This Is How You Use A Bench Grinder – Tips For Woodworkers
A bench grinder is an abrasive power tool made to grind down every work piece it encounters to the specifications of its owner. Depending on the wheel that's being used by the machine, it can clean, polish, buff, sharpen, or shape just about any metal or wooden object. They're commonly utilized for hand grinding cutting tools to sharpen them or even making new tools or fasteners out of raw metal if you're skilled enough to use this machine that way.
What You Will Need
Here are the objects and materials you need and why you need them to get started.
- The Bench Grinder Itself: You can't grind without it. Buy a good one that secures itself solidly on the bench to avoid excessive vibration and uneven results.
- Tool Rest: Use the one that came with the machine or buy an aftermarket one that's more adjustable.
- Grinder Wheels: You can choose between 36-grit, 60-grit, and 100-grit stones.
- Buffing Wheel: A wheel that can hone blades and buff up waxed wooden work pieces.
- Space: It's not only the final frontier. You also need more than just elbow room in order to move metal tools and wooden objects to and fro the grinder wheel.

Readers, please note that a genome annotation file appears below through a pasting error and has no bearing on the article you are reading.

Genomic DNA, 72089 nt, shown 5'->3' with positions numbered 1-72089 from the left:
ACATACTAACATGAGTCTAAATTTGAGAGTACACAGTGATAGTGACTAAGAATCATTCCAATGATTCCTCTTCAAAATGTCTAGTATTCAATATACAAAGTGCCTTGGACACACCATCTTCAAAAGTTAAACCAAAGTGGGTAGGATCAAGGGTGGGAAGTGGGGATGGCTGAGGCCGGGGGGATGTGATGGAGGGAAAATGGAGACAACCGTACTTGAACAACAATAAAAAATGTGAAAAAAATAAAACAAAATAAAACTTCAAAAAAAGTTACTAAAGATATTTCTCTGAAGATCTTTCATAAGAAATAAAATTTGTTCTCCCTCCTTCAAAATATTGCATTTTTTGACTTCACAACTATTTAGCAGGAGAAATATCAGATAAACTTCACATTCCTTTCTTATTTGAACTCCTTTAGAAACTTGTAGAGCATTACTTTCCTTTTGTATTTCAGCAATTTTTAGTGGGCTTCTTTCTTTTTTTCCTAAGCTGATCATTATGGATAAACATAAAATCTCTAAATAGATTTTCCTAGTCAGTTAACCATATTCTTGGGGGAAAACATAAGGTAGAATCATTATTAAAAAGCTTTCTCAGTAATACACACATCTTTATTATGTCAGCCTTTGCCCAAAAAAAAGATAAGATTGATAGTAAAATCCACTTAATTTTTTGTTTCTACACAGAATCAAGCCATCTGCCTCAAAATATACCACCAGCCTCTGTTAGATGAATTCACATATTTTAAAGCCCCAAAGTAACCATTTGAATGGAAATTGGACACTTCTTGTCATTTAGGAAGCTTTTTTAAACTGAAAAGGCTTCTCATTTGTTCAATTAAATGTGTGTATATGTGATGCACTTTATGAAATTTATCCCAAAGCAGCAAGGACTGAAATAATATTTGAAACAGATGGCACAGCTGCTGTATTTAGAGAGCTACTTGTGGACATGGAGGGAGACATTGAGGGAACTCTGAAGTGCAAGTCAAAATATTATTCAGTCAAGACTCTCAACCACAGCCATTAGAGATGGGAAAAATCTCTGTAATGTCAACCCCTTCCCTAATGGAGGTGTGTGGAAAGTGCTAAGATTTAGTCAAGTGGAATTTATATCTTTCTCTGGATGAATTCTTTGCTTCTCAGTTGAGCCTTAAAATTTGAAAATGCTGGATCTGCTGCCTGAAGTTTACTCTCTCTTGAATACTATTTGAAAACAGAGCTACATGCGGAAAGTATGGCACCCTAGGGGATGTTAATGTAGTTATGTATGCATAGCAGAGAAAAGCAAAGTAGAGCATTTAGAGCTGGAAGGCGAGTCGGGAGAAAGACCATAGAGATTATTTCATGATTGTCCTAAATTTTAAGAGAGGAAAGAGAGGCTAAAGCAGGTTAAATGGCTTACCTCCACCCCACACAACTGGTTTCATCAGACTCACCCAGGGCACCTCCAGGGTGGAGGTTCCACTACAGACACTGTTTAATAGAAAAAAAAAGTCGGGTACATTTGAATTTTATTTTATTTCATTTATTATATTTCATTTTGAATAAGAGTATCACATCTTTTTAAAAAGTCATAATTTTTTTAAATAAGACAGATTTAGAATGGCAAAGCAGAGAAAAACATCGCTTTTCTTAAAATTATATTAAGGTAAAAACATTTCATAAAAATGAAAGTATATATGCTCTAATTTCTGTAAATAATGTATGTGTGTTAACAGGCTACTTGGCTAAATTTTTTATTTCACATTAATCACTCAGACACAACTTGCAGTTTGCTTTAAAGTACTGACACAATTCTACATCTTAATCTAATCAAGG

- Pot or Bucket of Water: This water will serve as your means of cooling down a friction-hot piece of wood (or metal if you're also using the grinder to sharpen your tools).
- Gloves: This will protect your hand from wood that's been grinded so much it has heated up from the excessive friction.
- Safety Glasses: These glasses will allow you to see what you're doing without worrying about sparks or dust flying to your eye.
- Steel-Toed Shoes: This will protect you from falling hot debris that could burn or break your feet and toes. Actually, any shoe or boot without open toes will suffice.
- Ear Plugs or Muffs: It can get noisy when working the grinder, so protect your ear drums from noise damage with these items.
- Face Mask: This will also protect your lungs, throat, mouth, nostrils, and face from the fine particles of grinded wood debris flying all over the place.
- Work Pieces: You might have some wood lying around your shop that you want to cut, smoothen, or shape.
- Wedge: You can also use the grinder to sharpen your different wedges.
Here are the step-by-step instructions on how to properly grind with a bench top grinder.
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Many amateurs or beginners have issues with the bench grinder. They give up on it easily because it's too hard to use. Sometimes, they end up with uneven results. Other times, they burn the tip blue with the high friction grinding. However, just follow these steps in order to learn how to grind the right way with this grinder. First, before turning on the grinder, you should do a safety check first.